Articles Archive for May 2010
Yesterday the GTD Staff at David Allen Company announced the availability of the new GTD Implementation Guide. If you’re like us, you’re thinking “I wish this would have come out about 14 months ago…” since you’ve been on a journey of implementation since then. We feel your pain. In fact, that’s the main reason this site exists, as a resource to help you find the best way to implement Getting Things Done into your lifestyle. Better late than never? Without a doubt.
General, Will's Blog »
Can you relate to this?
“This GTD thing is pretty awesome. I really enjoy getting all my thoughts out, being able to visualize them, and seeing where my priorities are. But dang, I still have a lot going on… and when I get off track for a couple of days it’s really hard to get back into the swing of things. Maybe I don’t need to implement all of what the book teaches…”
Information overload is a common problem in this high-tech, high-touch world. In fact, the GTD methodology addresses that very issue quite effectively, allowing us to free up our minds to think creatively and learn new things while making sure important things don’t fall through the cracks. When you visit a blog about GTD tools and implementation, the last thing you want is more information overload, correct?
“I want to use GTD in my workflow. How do I decide what system is right for me?” Our hope is that this site will make that as simple as possible. However, before you can determine what tools will best support your system, it is important to understand the thought process behind setting up a system that will work best for you.
I’ve been Getting Things Done since reading David Allen’s book a little bit over a year ago. Already I’ve seen technology change the way people implement the methodology. More apps have been released for iPhone, Blackberry, and Android, as the tech world moves its focus to mobile handsets. The question I have is: What have you seen change over the years since you implemented GTD?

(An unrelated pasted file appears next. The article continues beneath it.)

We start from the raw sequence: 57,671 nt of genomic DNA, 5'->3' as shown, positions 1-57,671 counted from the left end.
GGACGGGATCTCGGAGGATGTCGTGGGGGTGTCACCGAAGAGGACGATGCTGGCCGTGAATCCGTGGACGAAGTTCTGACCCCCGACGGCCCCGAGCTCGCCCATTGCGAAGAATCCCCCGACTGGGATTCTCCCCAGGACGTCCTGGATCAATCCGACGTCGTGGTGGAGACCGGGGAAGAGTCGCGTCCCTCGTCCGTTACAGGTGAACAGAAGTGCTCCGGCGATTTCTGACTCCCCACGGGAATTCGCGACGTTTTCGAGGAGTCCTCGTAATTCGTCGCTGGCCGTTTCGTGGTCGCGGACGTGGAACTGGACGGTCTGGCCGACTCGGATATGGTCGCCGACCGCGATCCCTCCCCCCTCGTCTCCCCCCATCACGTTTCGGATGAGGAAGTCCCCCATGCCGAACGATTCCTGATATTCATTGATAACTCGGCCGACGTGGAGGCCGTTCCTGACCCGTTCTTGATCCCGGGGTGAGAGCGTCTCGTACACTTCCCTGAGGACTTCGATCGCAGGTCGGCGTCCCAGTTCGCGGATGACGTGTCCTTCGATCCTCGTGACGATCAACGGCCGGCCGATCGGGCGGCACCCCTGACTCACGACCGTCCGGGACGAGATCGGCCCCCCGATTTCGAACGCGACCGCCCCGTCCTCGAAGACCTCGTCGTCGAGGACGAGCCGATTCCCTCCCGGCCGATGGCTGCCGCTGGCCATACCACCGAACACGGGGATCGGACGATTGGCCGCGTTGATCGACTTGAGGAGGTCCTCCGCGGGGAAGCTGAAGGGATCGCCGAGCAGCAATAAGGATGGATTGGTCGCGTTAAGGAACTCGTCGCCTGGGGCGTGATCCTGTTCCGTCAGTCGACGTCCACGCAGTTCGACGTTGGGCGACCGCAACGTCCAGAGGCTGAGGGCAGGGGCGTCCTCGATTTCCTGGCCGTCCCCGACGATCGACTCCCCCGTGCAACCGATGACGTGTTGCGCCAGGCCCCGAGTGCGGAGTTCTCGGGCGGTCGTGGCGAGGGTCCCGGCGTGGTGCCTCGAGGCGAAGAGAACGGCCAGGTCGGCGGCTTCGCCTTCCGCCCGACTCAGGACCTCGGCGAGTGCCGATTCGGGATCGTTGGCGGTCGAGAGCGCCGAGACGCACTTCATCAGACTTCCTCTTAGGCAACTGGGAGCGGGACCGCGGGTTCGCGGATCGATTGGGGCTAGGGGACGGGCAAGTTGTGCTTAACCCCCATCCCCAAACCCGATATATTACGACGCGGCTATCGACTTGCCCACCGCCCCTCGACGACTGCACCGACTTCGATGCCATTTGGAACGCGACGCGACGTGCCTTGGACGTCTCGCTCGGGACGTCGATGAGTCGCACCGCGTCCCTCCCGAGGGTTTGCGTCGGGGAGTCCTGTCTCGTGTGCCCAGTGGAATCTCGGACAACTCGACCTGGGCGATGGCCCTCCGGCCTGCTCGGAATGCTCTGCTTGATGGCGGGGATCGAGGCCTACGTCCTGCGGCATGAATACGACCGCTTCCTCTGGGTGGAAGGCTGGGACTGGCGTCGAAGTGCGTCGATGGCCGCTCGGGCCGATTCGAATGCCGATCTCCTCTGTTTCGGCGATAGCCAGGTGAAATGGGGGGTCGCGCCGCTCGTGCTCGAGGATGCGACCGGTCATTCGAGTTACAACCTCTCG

Reviewing a specific category of software is not as easy as it sounds. This is especially true when it comes to software that supports implementation of a methodology as flexible as GTD. What qualifies as a “GTD” application? What applications are worth reviewing?
While this topic of discussion is ongoing here at GTD Reviews, we have made a few decisions that we would like to discuss here.
Evan's Blog »
After committing to a daily post on the GTD Reviews blog, the topic of whether or not to post on Sunday has been highly debated. While the productive world never sleeps, and my own GTD imlementation never takes a day off, we’ve decided that Sunday will be the only day that GTD Reveiws will not show up in your RSS reader of choice.
David Allen’s “Getting Things Done” methodology is said to be “tool agnostic,” meaning that no single tool or software is the universally effective tool. In fact, all to often new GTDers get caught up in finding a fancy software setup that automates their life. If this describes you, why not try a simple, paper-based solution. Behold, the infamous Hipster PDA.